Books to Radicalize Your Beach Bag

The first days of summer are here. It’s time to pick out which books will get a little bit too much sunscreen and sand particles between their pages. When we think beach reads, we think escapism. We think romance, thriller, mystery, western, or period piece.

Yet what if we used our time on the towel—listening to the sounds of the gulls and the sand castle architects—to grapple with hard truths? Here are four books perfect for just that.

Winners Take All: The Elite Charade of Changing the World by Anand Giridharadas

Philanthropy has been transformed into a master weapon for silencing criticism and maintaining power. In his book out in paperback this August, Winner Takes All: The Elite Charade of Changing the World Anand Giridharadas examines how those with the most money and influence have cultivated the cultural belief that they are the ones who will save society from its most significant problems…when, in fact, these people are often playing to keep control and wealth for themselves (which usually only make these problems worse).

Girdharadas’s book isn’t just enraging; it is also masterfully written, and reported with precision. As you read in the sun, prepare to never look at TED Talks, Uber, the Clintons, or our economy the same way again.

All Ships Follow Me: A Family Memoir of War Across Three Continents by Mieke Eerkens

Mieke Eerkens tackles the complexity of colonialism, family trauma, fascism, and torture and how it tangled it can be when it is our family history in All Ships Follow Me. This memoir is honest, unflinching, reflective, and carefully researched.

In All Ships Follow Me, Eerkens tells the story of her parents’ painful childhoods. First, she tells the story of her father. He survived near starvation and other brutal conditions after he and his family were interned with other Dutch colonists in camps in the East Indies by the Japanese.
Her mother, on the other hand, was the daughter of Nazi sympathizers. After the war, Eerkens’ grandparents were imprisoned, and her mother and aunts and uncles grew up ostracized and ridiculed by their community.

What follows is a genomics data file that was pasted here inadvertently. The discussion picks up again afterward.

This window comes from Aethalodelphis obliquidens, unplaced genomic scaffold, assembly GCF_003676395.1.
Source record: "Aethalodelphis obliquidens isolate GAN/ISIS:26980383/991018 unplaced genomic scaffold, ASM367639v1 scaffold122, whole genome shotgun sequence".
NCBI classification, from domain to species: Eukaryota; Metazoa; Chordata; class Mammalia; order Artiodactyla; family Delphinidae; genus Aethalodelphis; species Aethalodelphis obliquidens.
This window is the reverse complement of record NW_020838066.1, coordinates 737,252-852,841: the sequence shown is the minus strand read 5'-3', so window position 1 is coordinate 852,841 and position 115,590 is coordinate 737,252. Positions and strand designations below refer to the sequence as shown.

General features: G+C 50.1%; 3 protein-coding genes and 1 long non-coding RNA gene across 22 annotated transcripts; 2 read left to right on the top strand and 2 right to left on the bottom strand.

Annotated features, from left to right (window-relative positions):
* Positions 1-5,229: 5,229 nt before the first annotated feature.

In contrast, Eerkens’ parents meet, marry, and move the United States. She grows up in an ultra-wealthy part of California, and if this story had been told by someone else it would have felt flat, forced and the pontification of someone with a small mountain of privilege. However, Eerkens’s self-awareness and desire to honestly grapple with the history in front of her is worth every sentence. Reality is never an absolute, and truth is always messy.

What My Mother and I Don’t Talk About: Fifteen Writers Break the Silence Edited by Michele Filgate

Prepare to need a good cool off after reading this anthology. Essays in the collection feature some of the biggest names now on the literary scene, including Alexander Chee, Kiese Laymon, Carmen Maria Machado, and others.

Each author writes an essay about one of the most intimate parts of the human experience our relationships with our mothers. Sometimes these relationships are great, sometimes they are not, and no matter the state, what we have to say about them teaches us so much about ourselves, and our world. What My Mother and I Don’t Talk About tackles taboos with grace and will leave you glued to its pages.

Overbooked: The Exploding Business of Travel and Tourism by Elizabeth Becker

The growing dangers of climate change, the housing crisis, and the gig economy continue to make this 2013 book relevant. However, it might make you reconsider on which beach you are hanging out and why.

Elizabeth Becker writes about how the rise of mass tourism has dramatically altered the landscape, economy, and culture of many destinations around the world. A multitude of the places we cherish are being loved to death, and those who call those locations home is paying the price and are even forced out. How do we travel and still respect the integrity of a place? How will travel change in the age of climate catastrophe? This book will help us think about those questions.

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